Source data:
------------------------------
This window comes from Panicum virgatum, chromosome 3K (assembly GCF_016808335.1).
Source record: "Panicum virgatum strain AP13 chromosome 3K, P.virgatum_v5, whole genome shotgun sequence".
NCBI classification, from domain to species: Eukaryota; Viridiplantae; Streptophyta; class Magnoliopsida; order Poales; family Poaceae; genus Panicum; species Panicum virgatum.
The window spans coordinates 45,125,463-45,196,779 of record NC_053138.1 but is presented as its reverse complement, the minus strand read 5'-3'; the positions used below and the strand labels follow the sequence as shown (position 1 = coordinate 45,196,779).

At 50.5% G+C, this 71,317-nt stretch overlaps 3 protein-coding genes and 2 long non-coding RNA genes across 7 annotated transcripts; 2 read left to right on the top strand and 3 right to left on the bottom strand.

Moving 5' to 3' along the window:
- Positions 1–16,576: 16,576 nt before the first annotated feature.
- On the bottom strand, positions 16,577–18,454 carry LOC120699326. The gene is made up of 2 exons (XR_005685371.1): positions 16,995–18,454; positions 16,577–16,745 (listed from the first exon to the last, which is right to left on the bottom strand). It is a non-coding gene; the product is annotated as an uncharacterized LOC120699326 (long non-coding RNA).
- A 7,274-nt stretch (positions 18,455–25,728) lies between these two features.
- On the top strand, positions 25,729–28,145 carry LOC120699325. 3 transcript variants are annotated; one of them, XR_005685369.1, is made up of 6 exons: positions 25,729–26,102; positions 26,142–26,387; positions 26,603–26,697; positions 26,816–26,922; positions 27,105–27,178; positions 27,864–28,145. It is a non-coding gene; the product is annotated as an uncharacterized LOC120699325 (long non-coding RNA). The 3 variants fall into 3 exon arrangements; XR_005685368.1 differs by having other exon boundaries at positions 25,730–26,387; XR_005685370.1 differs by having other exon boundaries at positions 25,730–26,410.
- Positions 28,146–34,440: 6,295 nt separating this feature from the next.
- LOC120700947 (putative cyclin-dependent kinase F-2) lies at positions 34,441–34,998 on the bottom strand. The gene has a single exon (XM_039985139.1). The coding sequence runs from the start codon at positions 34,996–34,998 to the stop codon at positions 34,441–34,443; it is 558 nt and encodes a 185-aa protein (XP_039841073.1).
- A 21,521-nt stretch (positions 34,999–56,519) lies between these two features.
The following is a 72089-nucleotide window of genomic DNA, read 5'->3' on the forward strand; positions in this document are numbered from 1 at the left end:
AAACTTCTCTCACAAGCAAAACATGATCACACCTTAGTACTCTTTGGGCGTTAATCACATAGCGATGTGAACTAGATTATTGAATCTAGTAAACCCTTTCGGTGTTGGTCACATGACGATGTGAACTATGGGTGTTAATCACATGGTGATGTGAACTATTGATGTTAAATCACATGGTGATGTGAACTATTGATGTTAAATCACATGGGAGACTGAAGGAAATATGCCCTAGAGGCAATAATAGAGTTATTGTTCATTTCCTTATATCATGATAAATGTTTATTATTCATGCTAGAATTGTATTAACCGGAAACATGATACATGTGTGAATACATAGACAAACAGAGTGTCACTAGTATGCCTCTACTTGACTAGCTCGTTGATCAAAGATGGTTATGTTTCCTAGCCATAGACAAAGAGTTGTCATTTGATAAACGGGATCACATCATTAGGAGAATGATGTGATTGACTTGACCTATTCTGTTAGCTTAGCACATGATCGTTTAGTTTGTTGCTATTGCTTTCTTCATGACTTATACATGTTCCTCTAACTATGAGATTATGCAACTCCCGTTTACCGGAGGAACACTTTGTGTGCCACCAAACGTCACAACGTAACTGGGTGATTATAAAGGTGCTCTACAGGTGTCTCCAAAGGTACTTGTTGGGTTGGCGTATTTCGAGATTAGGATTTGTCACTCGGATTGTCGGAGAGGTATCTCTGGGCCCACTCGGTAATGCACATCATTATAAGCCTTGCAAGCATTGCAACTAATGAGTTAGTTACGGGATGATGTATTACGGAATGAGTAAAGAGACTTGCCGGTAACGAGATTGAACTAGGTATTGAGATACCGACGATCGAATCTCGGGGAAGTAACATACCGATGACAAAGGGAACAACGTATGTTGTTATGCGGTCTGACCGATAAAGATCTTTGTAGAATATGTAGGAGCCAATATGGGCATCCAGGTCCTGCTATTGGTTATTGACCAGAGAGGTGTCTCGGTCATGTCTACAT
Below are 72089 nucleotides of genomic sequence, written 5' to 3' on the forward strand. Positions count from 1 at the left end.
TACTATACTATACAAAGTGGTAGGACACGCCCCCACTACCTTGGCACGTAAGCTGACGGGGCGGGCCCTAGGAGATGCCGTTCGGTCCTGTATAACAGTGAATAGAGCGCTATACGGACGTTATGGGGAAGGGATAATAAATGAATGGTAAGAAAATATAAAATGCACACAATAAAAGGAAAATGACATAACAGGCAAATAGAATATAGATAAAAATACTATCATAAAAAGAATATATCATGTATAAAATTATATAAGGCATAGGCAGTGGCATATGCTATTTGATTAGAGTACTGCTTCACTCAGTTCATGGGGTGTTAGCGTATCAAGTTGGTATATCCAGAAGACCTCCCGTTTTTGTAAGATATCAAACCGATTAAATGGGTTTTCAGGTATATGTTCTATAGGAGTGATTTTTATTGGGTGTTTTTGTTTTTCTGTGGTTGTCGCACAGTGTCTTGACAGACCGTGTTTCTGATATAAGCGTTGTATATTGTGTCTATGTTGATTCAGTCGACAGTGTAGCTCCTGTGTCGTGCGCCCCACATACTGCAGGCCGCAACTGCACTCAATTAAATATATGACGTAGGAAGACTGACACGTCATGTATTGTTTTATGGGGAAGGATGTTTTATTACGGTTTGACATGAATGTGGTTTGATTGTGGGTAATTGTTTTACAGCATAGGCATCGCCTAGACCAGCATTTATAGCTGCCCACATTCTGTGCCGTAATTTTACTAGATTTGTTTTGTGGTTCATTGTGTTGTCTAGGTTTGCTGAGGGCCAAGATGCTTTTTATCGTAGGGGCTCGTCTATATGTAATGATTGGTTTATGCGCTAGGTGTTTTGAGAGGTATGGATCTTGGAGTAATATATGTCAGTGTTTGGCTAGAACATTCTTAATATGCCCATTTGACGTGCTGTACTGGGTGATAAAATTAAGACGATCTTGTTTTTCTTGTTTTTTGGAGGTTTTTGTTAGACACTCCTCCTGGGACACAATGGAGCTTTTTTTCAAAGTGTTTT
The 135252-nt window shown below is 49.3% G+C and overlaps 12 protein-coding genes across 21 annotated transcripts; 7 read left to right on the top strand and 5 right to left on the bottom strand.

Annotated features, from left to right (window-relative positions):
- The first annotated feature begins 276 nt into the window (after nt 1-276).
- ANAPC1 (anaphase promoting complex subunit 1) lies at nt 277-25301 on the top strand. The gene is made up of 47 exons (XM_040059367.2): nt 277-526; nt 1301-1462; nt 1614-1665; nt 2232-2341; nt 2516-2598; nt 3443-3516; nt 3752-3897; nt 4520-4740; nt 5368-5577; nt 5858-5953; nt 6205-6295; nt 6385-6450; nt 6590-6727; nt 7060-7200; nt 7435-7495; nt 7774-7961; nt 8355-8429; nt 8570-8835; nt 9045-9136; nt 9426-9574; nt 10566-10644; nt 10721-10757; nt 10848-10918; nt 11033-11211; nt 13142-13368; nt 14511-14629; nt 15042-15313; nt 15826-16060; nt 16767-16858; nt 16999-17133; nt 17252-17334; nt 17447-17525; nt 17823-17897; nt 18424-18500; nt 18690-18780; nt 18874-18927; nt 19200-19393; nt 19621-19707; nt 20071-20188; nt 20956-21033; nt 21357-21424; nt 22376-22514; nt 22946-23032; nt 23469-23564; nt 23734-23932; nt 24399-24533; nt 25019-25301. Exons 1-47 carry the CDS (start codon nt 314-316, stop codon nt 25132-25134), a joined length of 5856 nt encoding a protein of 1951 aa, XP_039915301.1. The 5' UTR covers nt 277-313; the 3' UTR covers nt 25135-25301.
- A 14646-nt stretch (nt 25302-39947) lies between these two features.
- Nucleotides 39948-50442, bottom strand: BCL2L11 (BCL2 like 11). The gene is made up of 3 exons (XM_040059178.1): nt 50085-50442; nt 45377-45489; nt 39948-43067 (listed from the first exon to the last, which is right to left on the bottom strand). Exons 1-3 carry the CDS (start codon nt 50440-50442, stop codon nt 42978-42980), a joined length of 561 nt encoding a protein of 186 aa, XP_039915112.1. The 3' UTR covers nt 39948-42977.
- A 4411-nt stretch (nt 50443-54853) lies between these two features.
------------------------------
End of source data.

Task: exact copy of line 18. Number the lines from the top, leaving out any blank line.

The 135252-nt window shown below is 49.3% G+C and overlaps 12 protein-coding genes across 21 annotated transcripts; 7 read left to right on the top strand and 5 right to left on the bottom strand.